Because what I was NOT going to do was meal plan, do battle at the grocery store, cook, manage lesson plans and communicate with teachers and blah blah blah AND clean up behind 4 other able-bodied people! No ma’am.

EVERYBODY has responsibilities at my house. Whether it’s washing the dishes, cleaning the stove or the table, sweeping the kitchen floor, emptying the garbage, vacuuming or cleaning your bathroom—everybody pitches in—including me.

Because we ALL contribute to the mess.

And we ALL know if mama ain’t happy—never mind happy, if mama ain’t sane, then everybody goes crazy!

So it amused me when a neighbor told me about her chore draft.

And let met tell you, sports family or not, you will appreciate the genius of it.

She listed all the chores in the house to the smallest detail, like who would keep the puppy occupied for an hour at a time.

Then after rolling dice to pick draft order, they called out their picks on their turn.

The fun part is seeing which chores everyone avoids and who ends up with them.

And the beauty is, your children have no one to argue with about what chore they picked. I mean they could argue but they’d be talking to themselves!

If my family didn’t already have assigned chores, we’d try it because the NFL and NBA drafts are a big at my house.

But it’s the style of chore selection that makes it a winner.

And I know, some of you have a maid service clean your home!

I’ve had one come deep clean from time to time, but that’s MY treat, and because she’ll clean to a degree my children don’t—a reality I have to accept.

The truth is, they’re not going to do their best at something they’re learning to do and don’t want to do.

And I admit that’s a challenge with implementing chores. It’s tedious.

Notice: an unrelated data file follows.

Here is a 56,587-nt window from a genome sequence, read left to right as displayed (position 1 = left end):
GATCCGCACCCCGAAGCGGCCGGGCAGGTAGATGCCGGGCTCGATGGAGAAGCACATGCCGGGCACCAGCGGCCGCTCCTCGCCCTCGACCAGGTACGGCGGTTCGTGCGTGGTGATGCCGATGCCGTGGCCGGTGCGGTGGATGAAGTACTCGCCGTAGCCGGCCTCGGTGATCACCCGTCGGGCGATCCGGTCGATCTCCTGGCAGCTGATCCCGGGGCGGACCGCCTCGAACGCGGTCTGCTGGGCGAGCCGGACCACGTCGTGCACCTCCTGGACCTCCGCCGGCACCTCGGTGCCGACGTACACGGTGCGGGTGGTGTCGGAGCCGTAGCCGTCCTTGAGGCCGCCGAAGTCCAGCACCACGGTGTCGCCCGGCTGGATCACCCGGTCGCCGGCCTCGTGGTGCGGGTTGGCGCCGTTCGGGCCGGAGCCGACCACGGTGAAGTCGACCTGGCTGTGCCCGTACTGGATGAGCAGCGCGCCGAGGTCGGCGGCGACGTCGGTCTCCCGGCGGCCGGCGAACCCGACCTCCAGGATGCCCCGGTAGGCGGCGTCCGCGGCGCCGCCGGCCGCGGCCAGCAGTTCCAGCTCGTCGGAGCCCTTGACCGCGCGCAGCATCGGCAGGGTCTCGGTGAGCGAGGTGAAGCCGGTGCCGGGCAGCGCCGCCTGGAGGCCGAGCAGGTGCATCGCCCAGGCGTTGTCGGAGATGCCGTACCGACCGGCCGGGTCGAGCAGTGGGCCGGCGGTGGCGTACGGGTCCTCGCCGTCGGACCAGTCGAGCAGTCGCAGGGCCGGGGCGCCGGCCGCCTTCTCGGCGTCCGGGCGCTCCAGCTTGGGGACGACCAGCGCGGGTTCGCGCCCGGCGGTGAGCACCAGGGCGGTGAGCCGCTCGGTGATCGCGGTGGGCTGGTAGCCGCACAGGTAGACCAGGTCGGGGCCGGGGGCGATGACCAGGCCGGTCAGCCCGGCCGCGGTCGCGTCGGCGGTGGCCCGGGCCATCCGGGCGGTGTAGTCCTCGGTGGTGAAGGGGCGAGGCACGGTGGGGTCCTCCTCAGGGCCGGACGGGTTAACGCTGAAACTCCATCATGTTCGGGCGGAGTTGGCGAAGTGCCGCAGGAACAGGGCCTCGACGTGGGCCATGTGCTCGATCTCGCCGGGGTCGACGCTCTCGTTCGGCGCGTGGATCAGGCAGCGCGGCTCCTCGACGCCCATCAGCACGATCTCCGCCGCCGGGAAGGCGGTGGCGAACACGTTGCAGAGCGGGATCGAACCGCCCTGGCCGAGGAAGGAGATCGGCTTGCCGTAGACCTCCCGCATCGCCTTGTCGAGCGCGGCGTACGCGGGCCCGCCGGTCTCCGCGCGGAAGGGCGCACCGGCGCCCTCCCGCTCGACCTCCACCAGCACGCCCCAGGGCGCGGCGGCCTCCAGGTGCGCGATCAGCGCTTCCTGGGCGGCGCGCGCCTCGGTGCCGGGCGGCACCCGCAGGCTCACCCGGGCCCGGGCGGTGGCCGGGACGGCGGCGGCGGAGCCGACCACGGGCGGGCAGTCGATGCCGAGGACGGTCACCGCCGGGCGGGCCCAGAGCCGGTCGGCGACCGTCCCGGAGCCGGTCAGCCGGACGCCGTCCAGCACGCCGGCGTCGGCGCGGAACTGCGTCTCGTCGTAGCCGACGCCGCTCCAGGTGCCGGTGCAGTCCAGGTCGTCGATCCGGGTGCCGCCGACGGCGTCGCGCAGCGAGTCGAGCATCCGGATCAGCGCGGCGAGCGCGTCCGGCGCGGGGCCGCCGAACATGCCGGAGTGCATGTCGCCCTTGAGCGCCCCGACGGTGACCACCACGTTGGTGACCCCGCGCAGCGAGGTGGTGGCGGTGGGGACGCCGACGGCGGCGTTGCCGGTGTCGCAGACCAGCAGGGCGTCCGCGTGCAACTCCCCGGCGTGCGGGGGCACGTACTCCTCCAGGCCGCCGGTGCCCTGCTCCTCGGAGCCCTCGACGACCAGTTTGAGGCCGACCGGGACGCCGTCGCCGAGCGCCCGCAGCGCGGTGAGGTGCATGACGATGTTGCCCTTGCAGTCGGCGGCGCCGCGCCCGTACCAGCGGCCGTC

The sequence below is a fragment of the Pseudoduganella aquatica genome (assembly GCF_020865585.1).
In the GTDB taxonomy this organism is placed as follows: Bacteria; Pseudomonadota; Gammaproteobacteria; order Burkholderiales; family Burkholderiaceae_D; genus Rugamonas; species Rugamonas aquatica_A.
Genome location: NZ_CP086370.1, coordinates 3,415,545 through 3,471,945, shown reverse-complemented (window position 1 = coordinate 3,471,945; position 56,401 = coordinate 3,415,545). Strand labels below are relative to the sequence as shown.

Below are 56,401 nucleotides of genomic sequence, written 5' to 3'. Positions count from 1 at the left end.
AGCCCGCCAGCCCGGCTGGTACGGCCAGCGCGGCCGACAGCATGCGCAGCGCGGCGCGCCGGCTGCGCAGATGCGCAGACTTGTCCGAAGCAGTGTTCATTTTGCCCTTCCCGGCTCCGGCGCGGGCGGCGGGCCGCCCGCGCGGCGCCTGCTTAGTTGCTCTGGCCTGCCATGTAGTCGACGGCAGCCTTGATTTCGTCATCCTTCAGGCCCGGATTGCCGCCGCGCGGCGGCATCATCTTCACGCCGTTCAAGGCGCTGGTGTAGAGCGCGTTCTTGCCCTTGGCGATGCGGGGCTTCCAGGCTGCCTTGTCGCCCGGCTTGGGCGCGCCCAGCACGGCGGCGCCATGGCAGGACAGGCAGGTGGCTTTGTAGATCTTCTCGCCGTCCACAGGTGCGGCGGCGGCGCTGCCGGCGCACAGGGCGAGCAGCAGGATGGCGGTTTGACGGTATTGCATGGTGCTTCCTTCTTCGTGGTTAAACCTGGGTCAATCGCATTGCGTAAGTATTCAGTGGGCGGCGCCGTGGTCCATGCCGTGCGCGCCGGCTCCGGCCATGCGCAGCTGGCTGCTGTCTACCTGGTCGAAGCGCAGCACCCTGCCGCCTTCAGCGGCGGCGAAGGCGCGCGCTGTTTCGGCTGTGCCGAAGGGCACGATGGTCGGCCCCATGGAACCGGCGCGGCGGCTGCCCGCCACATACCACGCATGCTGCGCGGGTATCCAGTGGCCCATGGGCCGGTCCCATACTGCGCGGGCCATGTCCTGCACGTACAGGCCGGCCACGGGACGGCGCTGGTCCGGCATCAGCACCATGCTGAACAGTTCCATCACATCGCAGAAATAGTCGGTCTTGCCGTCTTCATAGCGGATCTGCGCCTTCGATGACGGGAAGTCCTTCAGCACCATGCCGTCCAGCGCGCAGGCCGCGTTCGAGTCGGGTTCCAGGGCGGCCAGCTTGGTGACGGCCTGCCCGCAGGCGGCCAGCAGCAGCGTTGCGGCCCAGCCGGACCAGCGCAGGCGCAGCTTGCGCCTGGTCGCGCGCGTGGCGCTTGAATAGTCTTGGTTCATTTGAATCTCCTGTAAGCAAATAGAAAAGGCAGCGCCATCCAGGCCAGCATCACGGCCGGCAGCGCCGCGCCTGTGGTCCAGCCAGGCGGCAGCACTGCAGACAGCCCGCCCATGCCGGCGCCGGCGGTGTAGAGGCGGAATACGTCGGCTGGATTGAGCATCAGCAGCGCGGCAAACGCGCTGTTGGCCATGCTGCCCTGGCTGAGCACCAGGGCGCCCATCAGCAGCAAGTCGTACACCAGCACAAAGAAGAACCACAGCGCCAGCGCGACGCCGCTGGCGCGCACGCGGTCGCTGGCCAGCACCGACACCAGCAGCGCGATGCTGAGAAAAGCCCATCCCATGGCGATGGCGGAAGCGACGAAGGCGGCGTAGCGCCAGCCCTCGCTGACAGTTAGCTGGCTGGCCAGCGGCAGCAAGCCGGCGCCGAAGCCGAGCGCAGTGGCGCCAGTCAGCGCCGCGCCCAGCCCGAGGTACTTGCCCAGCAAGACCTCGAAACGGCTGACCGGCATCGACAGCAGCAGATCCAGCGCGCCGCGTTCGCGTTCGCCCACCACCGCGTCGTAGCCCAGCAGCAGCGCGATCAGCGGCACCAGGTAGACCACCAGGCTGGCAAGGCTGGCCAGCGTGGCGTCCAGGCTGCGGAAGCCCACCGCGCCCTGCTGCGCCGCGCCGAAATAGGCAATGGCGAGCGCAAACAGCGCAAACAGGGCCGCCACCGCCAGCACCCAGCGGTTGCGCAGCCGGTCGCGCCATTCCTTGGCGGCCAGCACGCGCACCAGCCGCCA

By the time you teach them what to do, check for quality control, and have them redo it if necessary, you could have done it yourself—the right way.

And while doing it all yourself is convenient in the short term, it costs everyone in the long run—resentment on your end and ingratitude on theirs.

One of my sisters is a clean freak. Nobody can clean to her satisfaction, but her.

And that’s the headache she created for herself.

Personally, I’m good with neat and tidy.

And since your family makes a mess every day, unless you have a live-in housekeeper, you need a system to stay on top of your home that includes more than just you!

And do my kids complain? You better believe it—every time.

They’ve been helping around the house, doing age and skill appropriate tasks all their lives.

And they’ve complained ever since they outgrew the clean-up song.

But so what?!

They don’t complain when they eat the dinner I cooked or sleep on the sheets I washed or walk on the floor I mopped—so they’ll live.

More importantly, they’ll be the better for it and so will I!

They learn discipline and gratitude, and you love yourself while lightening your load.

So, I’ll get back around to massages—when this COVID19 dust settles.

But the blessing that’s kept me in my right mind all these years and certainly the last couple months—is having all hands on deck.

And now that summer’s here, it’s the perfect time to start implementing chores or putting them back in place if you’ve let them slide.

So mama, help yourself be great and your family too. Love on yourself with the best and cheapest self-care I know: a chore list you enforce.

If you need a chore list to get your family going, I have just the thing.

Head on over to vinelifefaith.com/episode10 to download your free copy of the family chore chart.

It has a place to track chores for several family members and you can kick it off with the chore draft idea.

And like anything else in parenting, this requires consistent effort on the front-end, before you enjoy the benefits.

But you’ve got this!

I hope you and your family make the best of this summer.

Other than water balloon fights and finishing the business course we started, I don’t know what else we’re going to do. But I know mama needs a break!

Whatever your plans, stay safe and keep having important dialogue. I’ll catch up with you in August.

And remember, when it comes to you being the mother of your children—YOU are the woman for the job! Take care.